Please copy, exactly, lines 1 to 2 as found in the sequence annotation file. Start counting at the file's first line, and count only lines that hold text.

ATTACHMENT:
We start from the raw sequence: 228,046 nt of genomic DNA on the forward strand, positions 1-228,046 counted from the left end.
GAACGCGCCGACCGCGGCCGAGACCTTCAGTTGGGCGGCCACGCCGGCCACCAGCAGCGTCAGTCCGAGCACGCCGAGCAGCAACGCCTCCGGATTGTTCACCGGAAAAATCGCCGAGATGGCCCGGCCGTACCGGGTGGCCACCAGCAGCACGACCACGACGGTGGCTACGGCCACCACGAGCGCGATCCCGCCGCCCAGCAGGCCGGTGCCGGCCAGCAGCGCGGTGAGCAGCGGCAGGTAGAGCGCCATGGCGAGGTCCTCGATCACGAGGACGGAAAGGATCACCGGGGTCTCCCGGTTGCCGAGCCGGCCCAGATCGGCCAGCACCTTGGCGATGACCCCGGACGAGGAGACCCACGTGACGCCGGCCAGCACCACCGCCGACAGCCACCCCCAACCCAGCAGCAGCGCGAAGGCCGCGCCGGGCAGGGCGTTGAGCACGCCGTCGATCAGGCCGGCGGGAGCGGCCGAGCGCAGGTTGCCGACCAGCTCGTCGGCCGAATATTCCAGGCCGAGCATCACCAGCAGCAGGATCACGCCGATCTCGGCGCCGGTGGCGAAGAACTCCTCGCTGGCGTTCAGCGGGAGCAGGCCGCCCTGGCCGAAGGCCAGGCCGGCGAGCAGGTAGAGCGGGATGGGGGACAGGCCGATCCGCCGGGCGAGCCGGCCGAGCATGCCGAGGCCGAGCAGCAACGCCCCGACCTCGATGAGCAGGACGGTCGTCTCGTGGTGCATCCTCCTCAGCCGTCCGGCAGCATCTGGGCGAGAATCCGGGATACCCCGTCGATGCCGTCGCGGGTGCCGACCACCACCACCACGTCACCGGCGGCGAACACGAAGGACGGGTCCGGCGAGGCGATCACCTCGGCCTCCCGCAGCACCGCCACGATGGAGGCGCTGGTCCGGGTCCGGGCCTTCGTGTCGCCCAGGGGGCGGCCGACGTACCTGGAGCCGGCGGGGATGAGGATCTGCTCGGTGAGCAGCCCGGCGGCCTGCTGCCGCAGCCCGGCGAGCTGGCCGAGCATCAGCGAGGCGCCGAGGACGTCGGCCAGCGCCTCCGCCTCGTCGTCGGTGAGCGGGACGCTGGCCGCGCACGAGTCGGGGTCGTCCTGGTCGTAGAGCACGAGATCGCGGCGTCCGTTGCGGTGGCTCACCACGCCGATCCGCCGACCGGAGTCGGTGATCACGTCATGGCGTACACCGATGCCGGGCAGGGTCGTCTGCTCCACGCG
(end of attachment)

We start from the raw sequence: 228,046 nt of genomic DNA on the forward strand, positions 1-228,046 counted from the left end.
GAACGCGCCGACCGCGGCCGAGACCTTCAGTTGGGCGGCCACGCCGGCCACCAGCAGCGTCAGTCCGAGCACGCCGAGCAGCAACGCCTCCGGATTGTTCACCGGAAAAATCGCCGAGATGGCCCGGCCGTACCGGGTGGCCACCAGCAGCACGACCACGACGGTGGCTACGGCCACCACGAGCGCGATCCCGCCGCCCAGCAGGCCGGTGCCGGCCAGCAGCGCGGTGAGCAGCGGCAGGTAGAGCGCCATGGCGAGGTCCTCGATCACGAGGACGGAAAGGATCACCGGGGTCTCCCGGTTGCCGAGCCGGCCCAGATCGGCCAGCACCTTGGCGATGACCCCGGACGAGGAGACCCACGTGACGCCGGCCAGCACCACCGCCGACAGCCACCCCCAACCCAGCAGCAGCGCGAAGGCCGCGCCGGGCAGGGCGTTGAGCACGCCGTCGATCAGGCCGGCGGGAGCGGCCGAGCGCAGGTTGCCGACCAGCTCGTCGGCCGAATATTCCAGGCCGAGCATCACCAGCAGCAGGATCACGCCGATCTCGGCGCCGGTGGCGAAGAACTCCTCGCTGGCGTTCAGCGGGAGCAGGCCGCCCTGGCCGAAGGCCAGGCCGGCGAGCAGGTAGAGCGGGATGGGGGACAGGCCGATCCGCCGGGCGAGCCGGCCGAGCATGCCGAGGCCGAGCAGCAACGCCCCGACCTCGATGAGCAGGACGGTCGTCTCGTGGTGCATCCTCCTCAGCCGTCCGGCAGCATCTGGGCGAGAATCCGGGATACCCCGTCGATGCCGTCGCGGGTGCCGACCACCACCACCACGTCACCGGCGGCGAACACGAAGGACGGGTCCGGCGAGGCGATCACCTCGGCCTCCCGCAGCACCGCCACGATGGAGGCGCTGGTCCGGGTCCGGGCCTTCGTGTCGCCCAGGGGGCGGCCGACGTACCTGGAGCCGGCGGGGATGAGGATCTGCTCGGTGAGCAGCCCGGCGGCCTGCTGCCGCAGCCCGGCGAGCTGGCCGAGCATCAGCGAGGCGCCGAGGACGTCGGCCAGCGCCTCCGCCTCGTCGTCGGTGAGCGGGACGCTGGCCGCGCACGAGTCGGGGTCGTCCTGGTCGTAGAGCACGAGATCGCGGCGTCCGTTGCGGTGGCTCACCACGCCGATCCGCCGACCGGAGTCGGTGATCACGTCATGGCGTACACCGATGCCGGGCAGGGTCGTCTGCTCCACGCG